How many of us are doing the exact career our high school self thought we’d be doing?
Most of us had no clue what our lives would hold at 17-18 years old, but at the end of high school we have to choose what degree to pursue and where it might lead us.
Those who pick science degrees are told their future will hold titles as medical doctors or university professors. But Chloe Kirk, a PhD student researcher at the University of Miami, urges young students to see a science degree as a way to keep the door open to endless possibilities and combine interests!
Chloe argues that a science degree trains you with important multifaceted skills of critical thinking and problem solving to set you up for success for multidisciplinary fields from venture capital, running a biotechnology or pharmaceutical business, science writing, science policy, science communication, and so much more.
In her undergraduate education, Chloe knew she loved science research, but what specific area? She had no idea. She also loved law, having participated in mock trials all through high school, but didn’t see a way to connect the two interests together.
Now a fourth-year PhD student in the Biochemistry and Molecular Biology program, Chloe found her research passion in cell biology by exploring multiple research internships in her Bachelor’s degree.
She has also been able to connect her interest in law by volunteering with her university’s technology transfer office, who work on patenting and licensing scientific discoveries, and as an ASPET science policy fellow, communicating with legislators the importance of funding scientific research. Chloe remarks that she had no idea how multidisciplinary her science degree could be and the abundance of opportunities to connect her multiple interests together.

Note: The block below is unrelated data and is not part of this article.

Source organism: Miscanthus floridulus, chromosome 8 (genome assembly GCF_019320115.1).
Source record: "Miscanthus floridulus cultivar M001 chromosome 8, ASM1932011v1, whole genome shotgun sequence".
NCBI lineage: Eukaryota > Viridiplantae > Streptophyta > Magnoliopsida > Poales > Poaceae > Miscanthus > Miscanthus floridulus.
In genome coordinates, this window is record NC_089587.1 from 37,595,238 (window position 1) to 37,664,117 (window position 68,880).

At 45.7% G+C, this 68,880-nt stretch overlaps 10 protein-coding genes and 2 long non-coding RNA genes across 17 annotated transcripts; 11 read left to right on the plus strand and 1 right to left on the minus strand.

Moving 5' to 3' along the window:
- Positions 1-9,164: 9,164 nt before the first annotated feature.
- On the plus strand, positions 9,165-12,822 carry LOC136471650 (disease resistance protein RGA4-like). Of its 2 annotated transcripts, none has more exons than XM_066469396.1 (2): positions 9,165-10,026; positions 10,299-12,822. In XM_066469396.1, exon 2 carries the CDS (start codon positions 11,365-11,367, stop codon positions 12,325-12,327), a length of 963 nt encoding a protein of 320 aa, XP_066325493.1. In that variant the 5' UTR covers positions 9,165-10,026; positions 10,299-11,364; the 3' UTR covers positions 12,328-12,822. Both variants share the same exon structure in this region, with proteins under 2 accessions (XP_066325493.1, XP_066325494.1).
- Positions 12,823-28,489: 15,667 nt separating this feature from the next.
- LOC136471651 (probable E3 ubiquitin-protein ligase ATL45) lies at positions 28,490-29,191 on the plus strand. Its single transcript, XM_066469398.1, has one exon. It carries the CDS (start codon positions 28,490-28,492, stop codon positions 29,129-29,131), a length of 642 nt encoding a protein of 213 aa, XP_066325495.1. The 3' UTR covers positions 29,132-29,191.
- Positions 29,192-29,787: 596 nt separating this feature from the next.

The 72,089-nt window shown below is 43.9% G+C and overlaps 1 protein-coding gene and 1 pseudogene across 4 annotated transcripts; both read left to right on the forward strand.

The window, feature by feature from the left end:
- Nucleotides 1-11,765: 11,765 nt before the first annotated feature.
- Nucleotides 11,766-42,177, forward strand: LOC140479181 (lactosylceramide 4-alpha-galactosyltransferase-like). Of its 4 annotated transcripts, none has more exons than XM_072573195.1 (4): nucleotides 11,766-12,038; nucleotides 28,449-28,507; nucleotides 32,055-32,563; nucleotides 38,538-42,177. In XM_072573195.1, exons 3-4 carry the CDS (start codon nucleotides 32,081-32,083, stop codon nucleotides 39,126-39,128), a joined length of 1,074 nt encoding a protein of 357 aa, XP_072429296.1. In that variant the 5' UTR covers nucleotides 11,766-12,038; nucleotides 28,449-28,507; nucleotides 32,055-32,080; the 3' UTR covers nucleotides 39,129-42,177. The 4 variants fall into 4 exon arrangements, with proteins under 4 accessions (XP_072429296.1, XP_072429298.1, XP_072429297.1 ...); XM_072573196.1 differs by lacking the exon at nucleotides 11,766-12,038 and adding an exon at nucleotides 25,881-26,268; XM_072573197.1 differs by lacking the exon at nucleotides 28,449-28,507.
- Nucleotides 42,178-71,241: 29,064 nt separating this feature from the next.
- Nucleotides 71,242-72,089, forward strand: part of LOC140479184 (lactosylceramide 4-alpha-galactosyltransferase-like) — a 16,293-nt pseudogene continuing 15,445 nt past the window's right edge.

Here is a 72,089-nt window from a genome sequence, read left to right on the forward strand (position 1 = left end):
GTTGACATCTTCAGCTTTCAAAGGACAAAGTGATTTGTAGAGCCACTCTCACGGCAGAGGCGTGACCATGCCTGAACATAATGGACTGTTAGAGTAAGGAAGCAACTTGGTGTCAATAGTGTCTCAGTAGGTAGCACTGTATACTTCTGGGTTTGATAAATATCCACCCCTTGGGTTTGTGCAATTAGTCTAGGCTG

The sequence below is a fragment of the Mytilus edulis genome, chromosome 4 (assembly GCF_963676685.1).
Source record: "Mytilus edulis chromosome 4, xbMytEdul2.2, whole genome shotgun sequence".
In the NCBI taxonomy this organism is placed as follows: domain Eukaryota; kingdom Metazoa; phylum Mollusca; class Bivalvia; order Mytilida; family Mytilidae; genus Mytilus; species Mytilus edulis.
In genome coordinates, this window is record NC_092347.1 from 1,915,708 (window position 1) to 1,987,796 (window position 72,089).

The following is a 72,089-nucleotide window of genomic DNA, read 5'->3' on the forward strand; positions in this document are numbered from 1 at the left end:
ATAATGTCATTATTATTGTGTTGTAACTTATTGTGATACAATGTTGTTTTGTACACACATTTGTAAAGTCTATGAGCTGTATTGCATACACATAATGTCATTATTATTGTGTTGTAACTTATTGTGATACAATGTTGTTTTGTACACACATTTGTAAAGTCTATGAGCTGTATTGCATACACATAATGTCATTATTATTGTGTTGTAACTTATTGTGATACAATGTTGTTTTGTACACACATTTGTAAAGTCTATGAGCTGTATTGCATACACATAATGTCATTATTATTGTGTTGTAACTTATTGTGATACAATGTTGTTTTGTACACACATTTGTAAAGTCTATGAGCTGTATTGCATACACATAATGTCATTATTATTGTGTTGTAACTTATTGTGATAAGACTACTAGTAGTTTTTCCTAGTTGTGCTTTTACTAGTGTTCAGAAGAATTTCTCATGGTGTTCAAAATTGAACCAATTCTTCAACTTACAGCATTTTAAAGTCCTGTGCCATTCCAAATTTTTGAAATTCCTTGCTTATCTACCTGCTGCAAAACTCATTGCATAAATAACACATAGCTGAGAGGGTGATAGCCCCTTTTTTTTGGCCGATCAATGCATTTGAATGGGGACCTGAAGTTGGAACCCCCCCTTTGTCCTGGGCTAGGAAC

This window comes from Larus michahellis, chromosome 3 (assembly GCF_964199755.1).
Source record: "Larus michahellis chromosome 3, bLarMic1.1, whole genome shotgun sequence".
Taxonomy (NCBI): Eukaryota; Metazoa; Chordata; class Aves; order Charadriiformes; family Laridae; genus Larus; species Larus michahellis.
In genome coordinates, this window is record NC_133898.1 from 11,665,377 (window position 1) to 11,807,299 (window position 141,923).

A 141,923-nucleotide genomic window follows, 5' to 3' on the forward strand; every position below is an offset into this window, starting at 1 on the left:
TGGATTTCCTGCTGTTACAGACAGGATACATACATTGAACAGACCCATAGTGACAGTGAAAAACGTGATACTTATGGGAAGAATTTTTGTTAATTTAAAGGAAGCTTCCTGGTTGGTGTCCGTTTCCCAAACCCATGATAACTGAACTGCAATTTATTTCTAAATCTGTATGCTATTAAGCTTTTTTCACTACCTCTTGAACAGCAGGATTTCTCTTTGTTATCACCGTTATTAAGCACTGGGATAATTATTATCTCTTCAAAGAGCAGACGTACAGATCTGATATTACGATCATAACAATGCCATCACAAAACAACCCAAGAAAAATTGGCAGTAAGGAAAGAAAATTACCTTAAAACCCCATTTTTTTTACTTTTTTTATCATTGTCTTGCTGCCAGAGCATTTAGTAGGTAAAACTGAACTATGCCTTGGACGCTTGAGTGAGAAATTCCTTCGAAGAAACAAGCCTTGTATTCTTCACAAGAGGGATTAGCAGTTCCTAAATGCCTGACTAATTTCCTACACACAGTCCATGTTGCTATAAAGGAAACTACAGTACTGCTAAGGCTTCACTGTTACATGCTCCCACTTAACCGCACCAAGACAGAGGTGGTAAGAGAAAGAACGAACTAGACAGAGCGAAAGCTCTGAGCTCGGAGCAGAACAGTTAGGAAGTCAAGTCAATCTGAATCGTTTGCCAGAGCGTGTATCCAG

In the spirit of sharing what she has learned to other scientific trainees and young future scientists, she runs a STEM blog on Instagram, where she not only showcases her daily life in the lab but also shares her multifaceted passions for reading, science discoveries, traveling, and baking. Recognizing that there is still a gap between the general public and science, Chloe helps the non-scientists understand the field.
Chloe is a part of various prestigious science organizations, recently presenting her work at the annual ASBMB and AACR conferences. She is also the co-founder and co-managing director for her department’s student government, aiming to make science more accessible with science outreach programs. With her student government, Chloe secured outreach grant funding from ASCB and ASBMB to host two high school field trips, each for 60 local high schoolers to come to the university to see hands-on research.
As an advocate for STEM empowerment and diversity, Chloe co-founded the Florida chapter of Nucleate, a boston-based academic trainee-led nonprofit with the goal of democratizing biotech education for all. She also is one of her university’s research commercialization fellows aiding development and promotion of marketable research from the university.
Chloe is an inspiration for people who want to combine their passions by sharing her academic life as well as her hobbies, such as traveling and baking, on social media.
A globetrotter at heart, Chloe dedicated every free moment during her five month internship in Japan to exploring the local life, from seeing the famous cherry blossoms to experiencing Golden Week. After graduating with her Bachelor’s, she took a month backpacking trip around Europe and regularly travels within the US from white water rafting in Pennsylvania to exploring the Florida Keys. Chloe also loves to bake, finding it a great de-stressor, especially for someone who is juggling so many interests.
For a glimpse into Chloe’s adventures in science, travel, and mouth-watering cooking escapades, head to her website and Instagram.